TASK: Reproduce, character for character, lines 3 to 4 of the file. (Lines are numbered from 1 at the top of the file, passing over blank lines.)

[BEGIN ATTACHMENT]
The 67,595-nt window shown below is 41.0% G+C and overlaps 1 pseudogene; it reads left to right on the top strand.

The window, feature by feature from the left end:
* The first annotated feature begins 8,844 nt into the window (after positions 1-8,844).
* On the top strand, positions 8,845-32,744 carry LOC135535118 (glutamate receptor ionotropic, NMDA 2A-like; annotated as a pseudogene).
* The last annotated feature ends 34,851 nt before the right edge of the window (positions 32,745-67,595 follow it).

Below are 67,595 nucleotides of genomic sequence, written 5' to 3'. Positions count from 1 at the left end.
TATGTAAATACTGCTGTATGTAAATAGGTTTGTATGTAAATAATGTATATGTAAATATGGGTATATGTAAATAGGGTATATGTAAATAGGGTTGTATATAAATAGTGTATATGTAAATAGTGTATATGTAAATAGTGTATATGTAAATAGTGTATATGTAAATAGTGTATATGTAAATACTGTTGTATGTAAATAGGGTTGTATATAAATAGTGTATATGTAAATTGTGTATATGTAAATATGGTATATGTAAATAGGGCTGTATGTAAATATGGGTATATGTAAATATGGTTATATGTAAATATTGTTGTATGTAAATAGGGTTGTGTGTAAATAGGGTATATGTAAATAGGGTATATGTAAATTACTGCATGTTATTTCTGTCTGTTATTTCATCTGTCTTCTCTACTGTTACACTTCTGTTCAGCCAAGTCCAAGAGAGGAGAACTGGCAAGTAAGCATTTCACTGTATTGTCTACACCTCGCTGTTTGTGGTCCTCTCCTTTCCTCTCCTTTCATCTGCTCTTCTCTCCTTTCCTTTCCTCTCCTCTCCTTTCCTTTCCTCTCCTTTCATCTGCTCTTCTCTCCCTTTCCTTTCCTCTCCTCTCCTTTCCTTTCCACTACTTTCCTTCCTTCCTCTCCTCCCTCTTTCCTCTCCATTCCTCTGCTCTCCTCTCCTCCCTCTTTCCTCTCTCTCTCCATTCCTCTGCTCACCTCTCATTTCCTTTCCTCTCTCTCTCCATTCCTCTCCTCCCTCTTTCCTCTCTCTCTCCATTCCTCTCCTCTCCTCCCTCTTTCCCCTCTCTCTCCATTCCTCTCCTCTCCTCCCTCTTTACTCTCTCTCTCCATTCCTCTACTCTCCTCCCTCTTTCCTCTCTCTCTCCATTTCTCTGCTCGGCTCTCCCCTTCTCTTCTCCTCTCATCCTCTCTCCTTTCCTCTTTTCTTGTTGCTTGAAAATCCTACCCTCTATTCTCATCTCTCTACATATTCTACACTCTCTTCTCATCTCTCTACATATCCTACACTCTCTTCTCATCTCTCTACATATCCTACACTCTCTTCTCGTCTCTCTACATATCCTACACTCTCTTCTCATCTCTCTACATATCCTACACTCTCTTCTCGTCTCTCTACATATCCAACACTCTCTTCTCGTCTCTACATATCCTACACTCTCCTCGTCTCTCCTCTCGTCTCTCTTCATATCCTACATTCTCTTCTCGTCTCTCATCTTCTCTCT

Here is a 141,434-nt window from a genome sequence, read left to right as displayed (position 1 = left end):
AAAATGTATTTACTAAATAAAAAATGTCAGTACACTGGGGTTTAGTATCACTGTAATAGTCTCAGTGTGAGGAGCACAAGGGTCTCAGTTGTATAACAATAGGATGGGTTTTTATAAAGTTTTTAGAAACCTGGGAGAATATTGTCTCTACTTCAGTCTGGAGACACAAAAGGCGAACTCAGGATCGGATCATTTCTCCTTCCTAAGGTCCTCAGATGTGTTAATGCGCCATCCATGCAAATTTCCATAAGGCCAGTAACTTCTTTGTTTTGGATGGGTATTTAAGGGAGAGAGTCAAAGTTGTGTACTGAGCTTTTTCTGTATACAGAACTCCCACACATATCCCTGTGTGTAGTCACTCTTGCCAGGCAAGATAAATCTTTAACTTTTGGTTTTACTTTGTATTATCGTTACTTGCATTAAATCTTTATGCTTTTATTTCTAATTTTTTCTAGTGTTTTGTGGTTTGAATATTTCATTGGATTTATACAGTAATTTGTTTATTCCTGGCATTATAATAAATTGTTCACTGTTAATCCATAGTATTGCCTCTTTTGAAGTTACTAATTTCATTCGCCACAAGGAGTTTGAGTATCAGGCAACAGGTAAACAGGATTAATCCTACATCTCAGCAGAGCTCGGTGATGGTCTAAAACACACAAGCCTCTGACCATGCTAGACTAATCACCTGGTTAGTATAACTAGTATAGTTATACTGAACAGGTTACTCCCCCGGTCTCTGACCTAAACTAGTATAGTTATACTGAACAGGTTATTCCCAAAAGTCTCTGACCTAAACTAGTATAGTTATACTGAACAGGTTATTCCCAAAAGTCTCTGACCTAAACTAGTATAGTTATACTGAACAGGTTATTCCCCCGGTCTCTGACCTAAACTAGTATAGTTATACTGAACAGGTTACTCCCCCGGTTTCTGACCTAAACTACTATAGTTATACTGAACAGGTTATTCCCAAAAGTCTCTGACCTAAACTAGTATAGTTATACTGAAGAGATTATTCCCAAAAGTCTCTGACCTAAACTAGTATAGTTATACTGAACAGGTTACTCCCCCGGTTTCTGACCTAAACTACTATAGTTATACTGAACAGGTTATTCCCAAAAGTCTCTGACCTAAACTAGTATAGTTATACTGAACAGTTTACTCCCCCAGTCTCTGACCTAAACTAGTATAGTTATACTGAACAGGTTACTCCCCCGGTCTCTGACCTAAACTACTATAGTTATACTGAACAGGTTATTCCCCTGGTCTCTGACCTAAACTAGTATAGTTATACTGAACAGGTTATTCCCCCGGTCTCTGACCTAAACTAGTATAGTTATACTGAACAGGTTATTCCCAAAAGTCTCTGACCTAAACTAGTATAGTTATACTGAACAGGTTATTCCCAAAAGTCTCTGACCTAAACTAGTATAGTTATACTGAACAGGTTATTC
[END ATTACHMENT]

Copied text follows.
* The first annotated feature begins 8,844 nt into the window (after positions 1-8,844).
* On the top strand, positions 8,845-32,744 carry LOC135535118 (glutamate receptor ionotropic, NMDA 2A-like; annotated as a pseudogene).